Design thinking is not always easily achievable with numerous mindsets and conflicting working styles in the product design ecosystem. 

DesignOps can help businesses structure the ecosystem so that common goals are efficiently achieved even through varying mindsets. 

Design thinking helps product companies achieve this by following five simple steps:

  • Empathize,
  • Define, 
  • Ideate, 
  • Prototype, 
  • Test. 

Integrating user-centric design processes through these five steps can provide much-needed flexibility and adaptability to the design process to suit unique product requirements.

Rework process design across the organization

Business processes and workflow define the quality of product outputs. Product companies with complicated design processes and workflows often cause misalignment between teams, leading to disorganized outcomes. 

A better practice would be to simplify the design process entirely to reduce the chances of making errors.


Quantifying processes

Measuring the performance and impact of DesignOps is integral for managers to perform decision-making and acquire buy-ins from stakeholders. 

In DesignOps-led businesses, KPIs and metrics measure every stage of the design process and ROI. These performance indicators help the business identify and rectify complicated processes hampering UX and DesignOps. 

It also allows product companies to constantly increase the system’s efficiency by eliminating hidden inefficiencies and streamlining all individual processes. 

Some of the hidden inefficiencies that DesignOps help mitigate are inconsistencies in workflows, inadequate collaboration across functions, inconsistencies in templates, lacking proper processes, and lacking the right tools.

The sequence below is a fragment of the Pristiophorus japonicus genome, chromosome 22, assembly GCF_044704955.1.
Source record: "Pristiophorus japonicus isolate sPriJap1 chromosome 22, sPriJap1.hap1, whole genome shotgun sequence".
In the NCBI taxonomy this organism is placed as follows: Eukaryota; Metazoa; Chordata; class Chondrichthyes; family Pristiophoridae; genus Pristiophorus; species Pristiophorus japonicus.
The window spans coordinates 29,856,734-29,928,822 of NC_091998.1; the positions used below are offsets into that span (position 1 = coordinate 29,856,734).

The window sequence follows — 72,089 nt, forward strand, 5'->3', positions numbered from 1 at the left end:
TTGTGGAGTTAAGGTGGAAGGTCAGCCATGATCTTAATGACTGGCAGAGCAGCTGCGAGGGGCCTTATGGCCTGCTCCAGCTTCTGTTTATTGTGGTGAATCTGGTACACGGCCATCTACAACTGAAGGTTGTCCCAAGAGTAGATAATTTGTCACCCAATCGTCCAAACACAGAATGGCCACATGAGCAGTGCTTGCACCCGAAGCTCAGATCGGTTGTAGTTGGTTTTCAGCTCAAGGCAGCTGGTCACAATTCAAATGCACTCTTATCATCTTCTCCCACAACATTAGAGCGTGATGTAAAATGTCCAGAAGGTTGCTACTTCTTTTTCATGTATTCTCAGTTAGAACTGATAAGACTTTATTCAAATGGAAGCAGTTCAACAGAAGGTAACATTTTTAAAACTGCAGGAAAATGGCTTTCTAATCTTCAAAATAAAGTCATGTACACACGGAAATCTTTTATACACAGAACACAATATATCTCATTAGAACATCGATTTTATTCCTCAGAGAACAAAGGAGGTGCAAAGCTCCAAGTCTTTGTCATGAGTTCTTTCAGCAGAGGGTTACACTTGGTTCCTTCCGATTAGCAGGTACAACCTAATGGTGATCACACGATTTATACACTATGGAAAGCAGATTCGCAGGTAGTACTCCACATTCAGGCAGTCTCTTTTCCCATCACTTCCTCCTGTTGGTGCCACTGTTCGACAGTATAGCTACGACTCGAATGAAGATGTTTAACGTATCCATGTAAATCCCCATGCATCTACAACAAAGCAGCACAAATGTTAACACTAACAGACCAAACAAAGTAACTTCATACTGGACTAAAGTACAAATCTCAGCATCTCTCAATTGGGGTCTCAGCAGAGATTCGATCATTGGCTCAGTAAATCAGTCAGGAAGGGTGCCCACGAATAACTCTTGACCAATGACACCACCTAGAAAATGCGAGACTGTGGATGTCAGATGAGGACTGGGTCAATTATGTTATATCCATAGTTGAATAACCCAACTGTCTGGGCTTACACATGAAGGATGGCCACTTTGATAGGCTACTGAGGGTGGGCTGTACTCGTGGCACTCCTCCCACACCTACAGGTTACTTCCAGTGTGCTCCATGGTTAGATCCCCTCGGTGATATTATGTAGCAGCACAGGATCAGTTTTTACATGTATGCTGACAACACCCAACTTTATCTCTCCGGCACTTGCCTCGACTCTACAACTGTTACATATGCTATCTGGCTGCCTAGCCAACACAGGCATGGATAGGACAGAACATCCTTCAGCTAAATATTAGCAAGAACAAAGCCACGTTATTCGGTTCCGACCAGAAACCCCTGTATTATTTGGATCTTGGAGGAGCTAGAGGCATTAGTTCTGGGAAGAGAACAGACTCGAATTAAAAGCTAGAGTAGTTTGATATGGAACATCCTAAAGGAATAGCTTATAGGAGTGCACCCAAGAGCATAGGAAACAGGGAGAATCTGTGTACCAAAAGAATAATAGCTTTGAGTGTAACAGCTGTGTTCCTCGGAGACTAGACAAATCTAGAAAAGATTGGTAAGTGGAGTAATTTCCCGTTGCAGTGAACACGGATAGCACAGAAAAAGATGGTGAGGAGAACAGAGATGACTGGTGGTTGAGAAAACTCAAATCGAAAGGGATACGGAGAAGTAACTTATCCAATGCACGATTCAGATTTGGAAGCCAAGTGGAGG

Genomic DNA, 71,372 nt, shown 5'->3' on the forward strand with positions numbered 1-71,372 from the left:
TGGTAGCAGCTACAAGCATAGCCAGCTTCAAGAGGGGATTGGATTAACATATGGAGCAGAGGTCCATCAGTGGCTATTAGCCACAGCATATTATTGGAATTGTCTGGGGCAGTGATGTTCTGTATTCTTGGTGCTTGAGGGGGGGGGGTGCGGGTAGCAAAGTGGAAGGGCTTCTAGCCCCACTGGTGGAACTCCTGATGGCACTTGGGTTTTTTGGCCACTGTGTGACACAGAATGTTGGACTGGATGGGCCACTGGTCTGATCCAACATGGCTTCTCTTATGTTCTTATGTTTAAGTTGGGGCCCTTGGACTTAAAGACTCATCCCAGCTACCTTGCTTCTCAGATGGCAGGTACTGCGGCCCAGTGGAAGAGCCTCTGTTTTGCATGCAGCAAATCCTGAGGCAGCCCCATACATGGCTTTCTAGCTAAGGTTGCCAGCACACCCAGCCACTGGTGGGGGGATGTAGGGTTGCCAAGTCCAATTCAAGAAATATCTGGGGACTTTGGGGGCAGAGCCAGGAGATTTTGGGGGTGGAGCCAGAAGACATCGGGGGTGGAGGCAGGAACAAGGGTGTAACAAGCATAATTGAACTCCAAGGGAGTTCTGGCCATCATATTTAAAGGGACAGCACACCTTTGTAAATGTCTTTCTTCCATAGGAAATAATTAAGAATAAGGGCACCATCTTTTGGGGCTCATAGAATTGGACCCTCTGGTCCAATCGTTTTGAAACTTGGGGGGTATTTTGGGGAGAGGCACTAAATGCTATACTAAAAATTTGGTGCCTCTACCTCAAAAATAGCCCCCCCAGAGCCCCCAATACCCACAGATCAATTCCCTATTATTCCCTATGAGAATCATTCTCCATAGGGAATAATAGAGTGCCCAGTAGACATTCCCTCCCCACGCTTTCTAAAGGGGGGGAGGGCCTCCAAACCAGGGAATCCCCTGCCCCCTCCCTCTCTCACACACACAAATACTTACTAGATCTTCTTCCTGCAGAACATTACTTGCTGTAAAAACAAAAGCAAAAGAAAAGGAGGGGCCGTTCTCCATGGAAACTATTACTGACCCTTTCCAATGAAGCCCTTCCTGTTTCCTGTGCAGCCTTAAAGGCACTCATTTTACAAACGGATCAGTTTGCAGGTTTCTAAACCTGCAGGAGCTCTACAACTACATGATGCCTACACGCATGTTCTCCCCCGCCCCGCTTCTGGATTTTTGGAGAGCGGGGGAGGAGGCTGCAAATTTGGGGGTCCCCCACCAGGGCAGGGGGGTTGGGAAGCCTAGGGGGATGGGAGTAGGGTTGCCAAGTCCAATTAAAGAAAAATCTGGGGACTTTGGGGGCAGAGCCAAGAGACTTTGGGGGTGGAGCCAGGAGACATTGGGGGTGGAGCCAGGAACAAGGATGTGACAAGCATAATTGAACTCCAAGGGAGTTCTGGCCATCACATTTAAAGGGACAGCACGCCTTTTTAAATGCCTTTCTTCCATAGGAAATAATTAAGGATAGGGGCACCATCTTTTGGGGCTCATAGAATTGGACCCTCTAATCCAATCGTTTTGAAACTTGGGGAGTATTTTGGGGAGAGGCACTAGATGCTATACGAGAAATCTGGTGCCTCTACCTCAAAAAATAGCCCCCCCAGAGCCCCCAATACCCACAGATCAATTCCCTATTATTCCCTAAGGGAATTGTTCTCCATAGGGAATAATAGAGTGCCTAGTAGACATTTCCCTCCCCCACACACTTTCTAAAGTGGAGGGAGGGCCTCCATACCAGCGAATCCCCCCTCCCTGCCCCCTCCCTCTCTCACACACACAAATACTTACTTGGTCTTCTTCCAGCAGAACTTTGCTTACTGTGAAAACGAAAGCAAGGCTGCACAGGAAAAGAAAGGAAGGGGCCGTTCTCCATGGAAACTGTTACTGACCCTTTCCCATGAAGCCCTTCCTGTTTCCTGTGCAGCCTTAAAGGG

New inefficiencies in the product cycle crop up every time businesses add new processes or change existing processes. Eliminating them to the maximum extent is an iterative process. The effectiveness of applied resolutions and further inefficiencies are identifiable through quantifying processes.

In conclusion, if your business is suffering from substandard products and inefficient processes, it could be lucrative to explore the scope of improvement DesignOps could bring. 

Remember, a DesignOps strategy to work requires acceptance from the collective organizational mindset starting with you. Truly great product companies aim to provide valuable and satisfactory products to the customer at a feasible cost. 

Instead, shifting focus to design can help business design and non-design stakeholders work together toward achieving common product goals.


Paving the future of your product design through Cubyts

Cubyts’ DesignOps Platform is designed for design experts and leaders to eliminate inefficiencies in the design workflow, establish design processes, run design projects, and track metrics. 

If you have any questions or are looking at jumping into the DesignOps space, feel free to get in touch with us!